The Baker, The Butcher and The Brewer, Part Two – The Bastard 6
Serial Fiction Novel
A windy autumn day, dark blue sky, leafless trees, dry beige soil and grass, lonely horse, two white buffalos. An old man in fur coat and cap with enormous white mustache, axe under his shoulder, clustered with a shivering dog. Both behind a seated gypsy, undistinguishable gender, face covered in black veil. A red cape-like rug over its back. Wrapped in a dark cloth a clay pot sealed in a white napkin and red tread in front of all. Very windy.
Mandor dreamt of that paining. Dreamt of him being the white mustache with the axe. She must have also dreamt of that world. She painted it. Their antennas were currently tuned to catch similar signals. Signals from this thoughtful windy world. The biochemical conditioning that the artist and Mandor had in common was Grass. The dog evoked the production of those very same in all, laughter chemicals. For a good while their antennas had the same shape.
He walked in one morning to find several identical newspapers open on the same page propped on tripods, on the floor, chairs and bed around his room. The page contained the picture of Mandor with Grass at the park’s edge, his words quoted.
She registered the brittle turn of a newspaper page and stormed out of her room careful to shut the door in Grass’s face.
‘I told you explicitly not to go near my dog!’ She shouted.
‘He was miserable.’ Answered Mandor unmoved.
‘He is my dog. Not yours. I want you to leave!’ She choked on her last words. Realizing she was alone in an apartment with a sociopathic stranger.
‘What’s his name?’ He said calmly.
‘What name?’ She barked.
‘Call him by his name.’ He suggested.
‘I never gave him a name. But, I sleep with him every night and I hug him.’ She pleaded.
‘Let’s call him. You stay here. I will go in the kitchen. We both call him.’ He suggested.
‘Fine!’ She mumbled.
She started whistling and humming high-pitched sounds calling her nameless pet over.
Mandor just said Grass once and his furry friend ran into his arms in the kitchen.
The temperamental artist was furious. She snatched the dog locked it into her room and invited Mandor to leave before she call the authorities.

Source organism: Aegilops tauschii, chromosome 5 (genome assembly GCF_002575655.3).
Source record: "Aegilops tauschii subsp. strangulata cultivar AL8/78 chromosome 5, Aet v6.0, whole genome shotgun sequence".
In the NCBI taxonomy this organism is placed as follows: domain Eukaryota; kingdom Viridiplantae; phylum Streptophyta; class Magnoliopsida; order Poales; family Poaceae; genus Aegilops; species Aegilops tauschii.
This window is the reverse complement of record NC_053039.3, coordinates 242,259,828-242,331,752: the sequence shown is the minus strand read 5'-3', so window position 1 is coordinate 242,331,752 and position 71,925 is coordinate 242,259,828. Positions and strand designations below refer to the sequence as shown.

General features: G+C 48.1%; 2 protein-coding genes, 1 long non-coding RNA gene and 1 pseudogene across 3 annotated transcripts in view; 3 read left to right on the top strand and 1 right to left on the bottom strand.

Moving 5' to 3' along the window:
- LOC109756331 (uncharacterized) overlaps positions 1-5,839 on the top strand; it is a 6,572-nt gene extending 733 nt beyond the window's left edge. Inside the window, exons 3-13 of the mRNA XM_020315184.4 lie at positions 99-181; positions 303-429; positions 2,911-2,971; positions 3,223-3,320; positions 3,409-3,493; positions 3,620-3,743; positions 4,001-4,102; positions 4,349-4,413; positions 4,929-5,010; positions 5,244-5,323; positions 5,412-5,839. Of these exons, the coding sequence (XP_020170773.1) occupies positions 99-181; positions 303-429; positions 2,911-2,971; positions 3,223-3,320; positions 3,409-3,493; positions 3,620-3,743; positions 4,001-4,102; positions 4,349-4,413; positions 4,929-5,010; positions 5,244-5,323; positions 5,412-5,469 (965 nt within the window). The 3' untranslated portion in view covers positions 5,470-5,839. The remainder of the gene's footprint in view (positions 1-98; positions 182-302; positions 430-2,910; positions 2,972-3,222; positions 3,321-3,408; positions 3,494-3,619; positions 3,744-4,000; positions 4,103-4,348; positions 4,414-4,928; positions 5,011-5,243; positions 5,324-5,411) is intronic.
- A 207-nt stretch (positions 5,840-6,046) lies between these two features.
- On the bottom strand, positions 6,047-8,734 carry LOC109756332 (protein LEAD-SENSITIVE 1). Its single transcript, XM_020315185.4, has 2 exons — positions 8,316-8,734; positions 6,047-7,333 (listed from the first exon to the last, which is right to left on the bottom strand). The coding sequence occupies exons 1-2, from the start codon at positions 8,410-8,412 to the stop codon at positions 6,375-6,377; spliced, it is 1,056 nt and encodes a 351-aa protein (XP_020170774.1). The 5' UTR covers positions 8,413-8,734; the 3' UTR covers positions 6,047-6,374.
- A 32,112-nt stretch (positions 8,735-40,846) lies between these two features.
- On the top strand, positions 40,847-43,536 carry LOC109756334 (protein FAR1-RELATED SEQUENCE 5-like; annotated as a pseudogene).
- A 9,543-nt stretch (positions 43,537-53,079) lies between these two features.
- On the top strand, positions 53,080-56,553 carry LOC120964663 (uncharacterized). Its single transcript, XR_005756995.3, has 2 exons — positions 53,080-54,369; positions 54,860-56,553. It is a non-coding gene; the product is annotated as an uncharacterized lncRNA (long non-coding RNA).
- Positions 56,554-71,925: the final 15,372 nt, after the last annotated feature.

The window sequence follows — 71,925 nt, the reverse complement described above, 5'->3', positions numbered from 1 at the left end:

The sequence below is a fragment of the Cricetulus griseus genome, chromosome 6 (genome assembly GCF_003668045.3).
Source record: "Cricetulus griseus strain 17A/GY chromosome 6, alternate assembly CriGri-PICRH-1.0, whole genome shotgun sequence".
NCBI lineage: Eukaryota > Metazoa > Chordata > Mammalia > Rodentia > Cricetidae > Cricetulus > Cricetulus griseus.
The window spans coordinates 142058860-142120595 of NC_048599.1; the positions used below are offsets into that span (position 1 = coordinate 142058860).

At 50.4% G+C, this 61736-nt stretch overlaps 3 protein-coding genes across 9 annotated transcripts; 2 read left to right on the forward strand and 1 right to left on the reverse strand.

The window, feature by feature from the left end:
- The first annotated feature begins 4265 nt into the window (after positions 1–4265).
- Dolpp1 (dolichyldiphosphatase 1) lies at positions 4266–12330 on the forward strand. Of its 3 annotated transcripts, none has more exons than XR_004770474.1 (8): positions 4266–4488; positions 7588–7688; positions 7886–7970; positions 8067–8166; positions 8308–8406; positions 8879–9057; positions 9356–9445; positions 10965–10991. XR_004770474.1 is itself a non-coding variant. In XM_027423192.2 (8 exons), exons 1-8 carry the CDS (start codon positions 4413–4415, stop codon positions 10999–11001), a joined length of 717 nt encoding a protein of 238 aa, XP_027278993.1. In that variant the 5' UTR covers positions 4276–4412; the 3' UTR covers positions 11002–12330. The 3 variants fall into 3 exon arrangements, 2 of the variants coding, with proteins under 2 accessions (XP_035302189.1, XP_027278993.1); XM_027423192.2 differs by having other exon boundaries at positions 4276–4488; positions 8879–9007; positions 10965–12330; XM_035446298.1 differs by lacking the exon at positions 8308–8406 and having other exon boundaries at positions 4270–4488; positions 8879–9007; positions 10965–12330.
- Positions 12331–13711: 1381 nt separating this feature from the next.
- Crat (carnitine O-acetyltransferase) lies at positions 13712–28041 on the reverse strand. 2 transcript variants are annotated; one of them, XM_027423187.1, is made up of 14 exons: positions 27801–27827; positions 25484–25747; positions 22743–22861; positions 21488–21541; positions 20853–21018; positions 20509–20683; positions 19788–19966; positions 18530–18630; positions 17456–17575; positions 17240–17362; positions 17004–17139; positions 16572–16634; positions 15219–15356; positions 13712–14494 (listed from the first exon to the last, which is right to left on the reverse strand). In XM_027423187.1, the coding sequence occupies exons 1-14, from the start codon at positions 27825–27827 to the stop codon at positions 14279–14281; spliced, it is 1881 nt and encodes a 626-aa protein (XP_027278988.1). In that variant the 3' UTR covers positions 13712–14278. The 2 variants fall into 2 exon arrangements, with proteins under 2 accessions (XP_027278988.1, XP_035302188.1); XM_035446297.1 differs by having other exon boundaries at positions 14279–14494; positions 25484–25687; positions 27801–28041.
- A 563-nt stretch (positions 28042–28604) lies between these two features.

The signals they both dreamt of were similar but far from the same.
Mandor sat silent in front of his favorite painting, which was now in sync with his inner compass. His soul was filled with dim colors and his white mustache was growing at a visible rate. He looked around for the missing piece. The axe.
The artist quickly bounced back from anger to compassion. She entered the foggy stale silence of the studio.
‘Do you have any painkillers?’ Said Mandor without moving.
‘I have some in my bag.’ She uttered. ‘Are you in pain?’
‘All the time.’ Answered he with milky eyes.
‘Me too.’ She teared up at the realization of their antenna’s common channel. But.
She was mistaken. She was not in constant pain. She liked to think so for it was a suitable excuse for inactivity and substance abuse. She confused her weakened nerves system with pain. She was helpless in the face of the city and easily hurt but hardly knew what true pain was. She just had a lazy heart.
She was right about Mandor, he had a team of gummy bears with iron spikes bouncing off the interior walls of his head. Constantly. Since the day he was born. They were laughing and crying at the same time as well. Amplifying the noise in his head.
Even all that noise inside was dulled by his hate of losing Grass. It made him almost dysfunctional.
He took out his pocket mirror and adjusted it to reflect the door that hid something he cared about. Something that made the gummy bears inside his head slow down.
The moment he got over his fear of losing Grass he would fear nothing else.
That moment never came. Chance had successfully and randomly conditioned him. Anchored him.
All this time he stood in front of the painting he was battling a choice. A life of sharp grey pain or a temporary remedy to mask his self.
He put his pocket mirror to his mouth and examined his teeth. It was easy to notice that the behind of his front teeth was dark and blacky. He had never brushed his teeth before. He walked into the bathroom and gripped the solitary pink toothbrush. From then on he brushed every day. Several months later they cleared up to the off-white normal of the rest of these strange mouth dwellers.
more by PETER ODEON
photograph by Matthew Wiebe